[0161] Bacterial antigens suitable for use in the invention include proteins, polysaccharides, lipopolysaccharides, and outer membrane vesicles which may be isolated, purified or derived from a bacteria. In addition, bacterial antigens may include bacterial lysates and inactivated bacteria formulations. Bacteria antigens may be produced by recombinant expression. Bacterial antigens preferably include epitopes which are exposed on the surface of the bacteria during at least one stage of its life cycle. Bacterial antigens are preferably conserved across multiple serotypes. Bacterial antigens include antigens derived from one or more of the bacteria set forth below as well as the specific antigens examples identified below. [0162] Neisseria meningitides: Meningitides antigens may include proteins (such as those identified in References 1 - 7), saccharides (including a polysaccharide, oligosaccharide or lipopolysaccharide), or outer-membrane vesicles (References 8, 9, 10, 11) purified or derived from N. meningitides serogroup such as A, C, W135, Y, and/or B. Meningitides protein antigens may be selected from adhesions, autotransporters, toxins, Fe acquisition proteins, and membrane associated proteins (preferably integral outer membrane protein).

[0163] Streptococcus pneumoniae: Streptococcus pneumoniae antigens may include a saccharide (including a polysaccharide or an oligosaccharide) and/or protein from Streptococcus pneumoniae. Saccharide antigens maybe selected from serotypes 1, 2, 3, 4, 5, 6B, 7F, 8, 9N, 9V, 1OA, HA, 12F, 14, 15B, 17F, 18C, 19A, 19F, 20, 22F, 23F, and 33F. Protein antigens may be selected from a protein identified in WO 98/18931, WO 98/18930, US Patent No. 6,699,703, US Patent No. 6,800,744, WO 97/43303, and WO 97/37026. Streptococcus pneumoniae proteins may be selected from the Poly Histidine Triad family (PhtX), the Choline Binding Protein family (CbpX), CbpX truncates, LytX family, LytX truncates, CbpX truncate-LytX truncate chimeric proteins, pneumolysin (Ply), PspA, PsaA, Spl28, SpIOl, Spl30, Spl25 or Spl33.

[0164] Streptococcus pyogenes (Group A Streptococcus): Group A Streptococcus antigens may include a protein identified in WO 02/34771 or WO 2005/032582 (including GAS 40), fusions of fragments of GAS M proteins (including those described in WO 02/094851, and Dale, Vaccine (1999) 17:193-200, and Dale, Vaccine 14(10): 944-948), fibronectin binding protein (Sfbl), Streptococcal heme-associated protein (Shp), and Streptolysin S (SagA). [0165] Moraxella catarrhalis: Moraxella antigens include antigens identified in WO

02/18595 and WO 99/58562, outer membrane protein antigens (HMW-OMP), C-antigen, and/or

LPS.

[0166] Bordetella pertussis: Pertussis antigens include petussis holotoxin (PT) and filamentous haemagglutinin (FHA) from B. pertussis, optionally also combination with pertactin and/or agglutinogens 2 and 3 antigen.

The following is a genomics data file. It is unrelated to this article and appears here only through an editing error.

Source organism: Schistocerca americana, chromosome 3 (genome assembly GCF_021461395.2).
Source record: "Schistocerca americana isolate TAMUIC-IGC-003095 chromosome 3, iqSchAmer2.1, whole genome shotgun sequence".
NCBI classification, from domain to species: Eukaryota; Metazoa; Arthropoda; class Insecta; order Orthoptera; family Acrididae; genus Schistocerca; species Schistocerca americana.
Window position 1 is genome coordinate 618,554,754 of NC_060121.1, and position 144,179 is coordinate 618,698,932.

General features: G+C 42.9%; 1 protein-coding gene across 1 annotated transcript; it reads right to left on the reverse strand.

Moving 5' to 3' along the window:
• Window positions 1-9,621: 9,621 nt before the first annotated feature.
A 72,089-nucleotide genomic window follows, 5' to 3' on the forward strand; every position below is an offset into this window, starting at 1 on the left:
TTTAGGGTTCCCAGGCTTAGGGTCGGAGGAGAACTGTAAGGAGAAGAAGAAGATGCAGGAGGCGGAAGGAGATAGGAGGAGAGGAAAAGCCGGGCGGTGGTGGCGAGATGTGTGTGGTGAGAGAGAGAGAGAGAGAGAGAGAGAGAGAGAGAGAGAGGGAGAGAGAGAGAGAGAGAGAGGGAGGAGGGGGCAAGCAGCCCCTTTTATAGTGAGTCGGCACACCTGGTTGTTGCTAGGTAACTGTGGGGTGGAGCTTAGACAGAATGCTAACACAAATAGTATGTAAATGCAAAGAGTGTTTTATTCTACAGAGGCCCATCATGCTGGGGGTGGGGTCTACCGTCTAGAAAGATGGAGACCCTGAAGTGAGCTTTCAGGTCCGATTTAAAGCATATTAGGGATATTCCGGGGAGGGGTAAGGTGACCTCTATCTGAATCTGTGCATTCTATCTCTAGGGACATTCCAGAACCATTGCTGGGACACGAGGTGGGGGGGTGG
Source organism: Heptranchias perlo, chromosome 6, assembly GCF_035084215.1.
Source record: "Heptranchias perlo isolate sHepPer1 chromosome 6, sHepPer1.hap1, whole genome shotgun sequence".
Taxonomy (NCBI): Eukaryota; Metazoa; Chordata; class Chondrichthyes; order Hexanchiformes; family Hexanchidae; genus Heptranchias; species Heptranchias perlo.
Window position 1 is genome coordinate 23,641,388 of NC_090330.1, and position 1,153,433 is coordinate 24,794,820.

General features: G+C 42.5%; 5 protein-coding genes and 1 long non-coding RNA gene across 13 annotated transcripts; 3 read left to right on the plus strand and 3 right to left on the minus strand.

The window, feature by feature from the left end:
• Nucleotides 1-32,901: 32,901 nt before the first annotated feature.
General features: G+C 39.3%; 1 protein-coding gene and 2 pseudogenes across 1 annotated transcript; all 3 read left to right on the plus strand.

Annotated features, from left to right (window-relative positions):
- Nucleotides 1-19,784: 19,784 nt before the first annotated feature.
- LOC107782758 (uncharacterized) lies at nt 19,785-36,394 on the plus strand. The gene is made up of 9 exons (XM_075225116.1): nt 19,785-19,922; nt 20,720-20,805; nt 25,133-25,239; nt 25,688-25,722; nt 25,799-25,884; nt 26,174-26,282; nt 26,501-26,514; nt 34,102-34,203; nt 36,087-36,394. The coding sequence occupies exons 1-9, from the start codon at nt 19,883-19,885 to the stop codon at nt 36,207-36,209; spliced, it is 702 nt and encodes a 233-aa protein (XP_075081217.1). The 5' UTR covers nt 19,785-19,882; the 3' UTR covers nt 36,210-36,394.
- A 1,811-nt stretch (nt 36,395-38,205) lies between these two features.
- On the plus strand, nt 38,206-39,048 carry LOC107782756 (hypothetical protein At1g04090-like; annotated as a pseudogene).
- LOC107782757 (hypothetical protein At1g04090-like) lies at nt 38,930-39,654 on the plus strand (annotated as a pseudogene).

[0167] Staphylococcus aureus: Staph aureus antigens include S. aureus type 5 and 8 capsular polysaccharides optionally conjugated to nontoxic recombinant Pseudomonas aeruginosa exotoxin A, such as StaphVAX™, or antigens derived from surface proteins, invasins (leukocidin, kinases, hyaluronidase), surface factors that inhibit phagocytic engulfment

(capsule, Protein A), carotenoids, catalase production, Protein A, coagulase, clotting factor, and/or membrane-damaging toxins (optionally detoxified) that lyse eukaryotic cell membranes

(hemolysins, leukotoxin, leukocidin).

[0168] Staphylococcus epidermis: S. epidermidis antigens include slime-associated antigen (SAA).

[0169] Clostridium tetani (Tetanus): Tetanus antigens include tetanus toxoid (TT), preferably used as a carrier protein in conjunction/conjugated with the compositions of the present invention.

[0170] Cornynebacterium diphtheriae (Diphtheria): Diphtheria antigens include diphtheria toxin, preferably detoxified, such as CRM197. Additionally antigens capable of modulating, inhibiting or associated with ADP ribosylation are contemplated for combination/co-administration/conjugation with the compositions of the present invention. The diphtheria toxoids maybe used as carrier proteins.

[0171] Haemophilus influenzae B (Hib): Hib antigens include a Hib saccharide antigen.

[0172] Pseudomonas aeruginosa: Pseudomonas antigens include endotoxin A, Wzz protein, P. aeruginosa LPS, more particularly LPS isolated from PAOl (05 serotype), and/or

Outer Membrane Proteins, including Outer Membrane Proteins F (OprF) (Infect Immυn. 2001 May;

69(5): 3510-3515).

[0173] Legionella pneumophila. Bacterial antigens may be derived from Legionella pneumophila. [0174] Streptococcus agalactiae (Group B Streptococcus): Group B Streptococcus antigens include a protein or saccharide antigen identified in WO 02/34771, WO 03/093306, WO 04/041157, or WO 2005/002619 (including proteins GBS 80, GBS 104, GBS 276 and GBS 322, and including saccharide antigens derived from serotypes Ia, Ib, Ia/c, II, III, IV, V, VI, VII and vπi).

[0175] Neiserria gonorrhoeae: Gonorrhoeae antigens include Por (or porin) protein, such as PorB {see Zhu et al, Vaccine (2004) 22:660 - 669), a transferring binding protein, such as

TbpA and TbpB (See Price et al, Infection and Immunity (2004) 71(1):277 - 283), a opacity protein (such as Op a), a reduction-modifiable protein (Rmp), and outer membrane vesicle

(OMV) preparations {see Plante et al, J Infectious Disease (2000) 182:848 - 855), also see e.g.

WO99/24578, WO99/36544, WO99/57280, WO02/079243).

[0176] Chlamydia trachomatis: Chlamydia trachomatis antigens include antigens derived from serotypes A, B, Ba and C (agents of trachoma, a cause of blindness), serotypes L1, L2 & L3

(associated with Lymphogranuloma venereum), and serotypes, D-K. Chlamydia trachomas antigens may also include an antigen identified in WO 00/37494, WO 03/049762, WO

03/068811, or WO 05/002619, including PepA (CT045), LcrE (CT089), ArtJ (CT381), DnaK